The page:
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Cost of bricks set in kilns during the
(exhibit H) ..
100,000 $ 856.50
8.565 13.099 18.683
450,000 5,999.55 Cost of bricks removed from kilns... 15,100,000 $293,684.45 Unloading (exhibit I)........
34,000.00 Total cost of bricks put in yards..... 15,100,000 $327,684.45 Add inventory of bricks in yard, Nov. 1, 1919 ...
55,000 893.75 Total bricks available for sale.... 15,155,000 $328,578.20 Less inventory, bricks in yard, Oct. 31, 1920...
655,000 14,214.12 Cost of bricks sold
$9.068 is the burning cost per M, not including spoilage and work overhead. The rate including these items is:
$19,4493 cost per M of burned bricks removed from kilns
8.565 cost per M of bricks set in kilns 10.8843 cost per M of burning good bricks
The NationAL SHALE Brick COMPANY, INC.
Profit and Loss Statement
November 1, 1919, to October 31, 1920 Sales-brick
Less allowances on sales..
4,000.00 Net profit on operations
6,750.00 Net profit for the year.
The quarry rentals paid in advance at November
1, 1919, were. The rentals for the current year were. Minimum payable in cash.
Excess deducted from rentals paid in advance....
Interest has been paid on the bonds for only nine months. If the bonds were outstanding the entire year, there is $2,250.00 accrued interest. However, the date of issue is unknown.
$ 2,000.00 22,000.00
THE NATIONAL SHALE BRICK COMPANY, INC.
856.50 Bricks burning in kilns250,000 @ $13.099..
3,274.75 Burned bricks in kilns— 100,000 @ $18.683...
$150,000.00 Periodic kilns
100,000.00 Gas producer
50,000.00 Dryer tunnels
10,000.00 Mill-pans and machines
5,000.00 Sheds and stables
2,000.00 $327,000.00 Machinery and equipment: Pans and machines
(a) The X Y Z company, established for ten years, has a machinery and equipment account which has been increased from year to year as new equipment purchases have been made. It appears also that certain renewals and repairs have been charged to this account. Each year a credit has been made to the account for depreciation, offset by corresponding debit to profit and loss account, the ratio of depreciation being adequate. The company now disposes of a part of its plant at a price equal to what was paid for it seven years previously and credits the entire amount to machinery and equipment account. What adjustments, if any, are needed to correct the account?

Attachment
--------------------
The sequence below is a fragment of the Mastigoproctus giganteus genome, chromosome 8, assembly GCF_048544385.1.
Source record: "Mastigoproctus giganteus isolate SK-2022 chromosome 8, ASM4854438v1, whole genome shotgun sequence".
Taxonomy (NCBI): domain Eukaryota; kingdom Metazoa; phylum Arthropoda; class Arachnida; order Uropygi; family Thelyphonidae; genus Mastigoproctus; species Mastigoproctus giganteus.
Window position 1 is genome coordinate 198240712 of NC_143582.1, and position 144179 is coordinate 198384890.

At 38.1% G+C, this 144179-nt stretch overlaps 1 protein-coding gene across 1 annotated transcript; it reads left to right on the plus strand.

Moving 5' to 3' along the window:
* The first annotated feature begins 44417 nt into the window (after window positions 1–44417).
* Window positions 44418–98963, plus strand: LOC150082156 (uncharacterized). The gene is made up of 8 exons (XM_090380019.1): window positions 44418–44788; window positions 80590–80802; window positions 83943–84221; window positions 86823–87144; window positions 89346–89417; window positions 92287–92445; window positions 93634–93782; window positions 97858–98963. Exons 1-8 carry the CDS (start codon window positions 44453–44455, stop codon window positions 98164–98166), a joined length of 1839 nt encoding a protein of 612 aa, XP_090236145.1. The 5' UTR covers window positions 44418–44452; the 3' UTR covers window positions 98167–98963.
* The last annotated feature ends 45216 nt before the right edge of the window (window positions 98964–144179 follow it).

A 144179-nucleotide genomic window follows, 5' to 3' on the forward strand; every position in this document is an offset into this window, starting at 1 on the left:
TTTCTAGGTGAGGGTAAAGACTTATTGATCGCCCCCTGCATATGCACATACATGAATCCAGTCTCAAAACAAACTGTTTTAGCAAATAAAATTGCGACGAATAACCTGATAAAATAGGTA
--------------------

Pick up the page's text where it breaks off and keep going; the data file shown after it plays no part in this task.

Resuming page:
(b) The company also has several delivery trucks charged to truck account at cost, against which it has set up depreciation at end of each year by credit to a separate reserve for depreciation of trucks, debiting the amount to profit and loss account. truck was purchased January 1, 1918, for $4,000.00. Depreciation has been provided at 20% per annum. On December 31, 1919, it is wrecked by collision ; $1,000.00 is obtained from the insurance company and $250,000 obtained from salvage. What entries are needed to adjust the ledger accounts ?
Answer to Question 2:
(a) Ordinary renewals and repairs should not have been charged to the asset account, and they should be taken out and charged to surplus, except those of the current year, which should be charged to profit and loss.
As the asset account had been credited with depreciation, the balance of the account represented the carrying value of the machinery and equipment (plus renewals and repairs, which will be taken out). The account should have been credited with the carrying value of the portion of the plant sold. The entry for the sale should be reversed and an entry made crediting the asset account with cost less depreciation and crediting surplus with the depreciation written off, not because it was depreciation but because it is the difference between carrying value and selling price, and this difference is an extraneous profit. While we are adjusting the accounts it would be
advisable to take the depreciation credits out of the asset account and set them up in a reserve. (b) Cash
$1,250.00 Reserve for depreciation.
1,150.00 Truck account.
$4,000.00 To record the wreck of a truck costing......
In a certain department of a large dry-goods house the purchases for a year were $30,000.00. They were in the first place marked up for "selling" purposes to $45,000.00. Later additional mark-ups amounting to $2,000.00 were made and mark-downs were also recorded aggregating $5,000.00. At the end of the fiscal period there were found to be on hand goods of the marked selling value of $10,000.00. State how you would arrive at their inventory value for the purpose of closing the books, and calculate the amount. Explain fully. Answer to Question 3:
I should recommend taking a physical inventory for purposes of closing the books because the method of approximating cost from the figures given is based on averages and will not give accurate results unless the mark-ups and mark-downs applied proportionately to all goods purchased and sold. The approximate inventory could be computed as follows: Original selling price
$45,000.00 Add mark-ups
$42,000.00 – $30,000.00 = 140%, ratio of selling price to cost. $10,000.00 – 140% = $7,142.86, approximate cost.
Solutions will be continued in the February issue.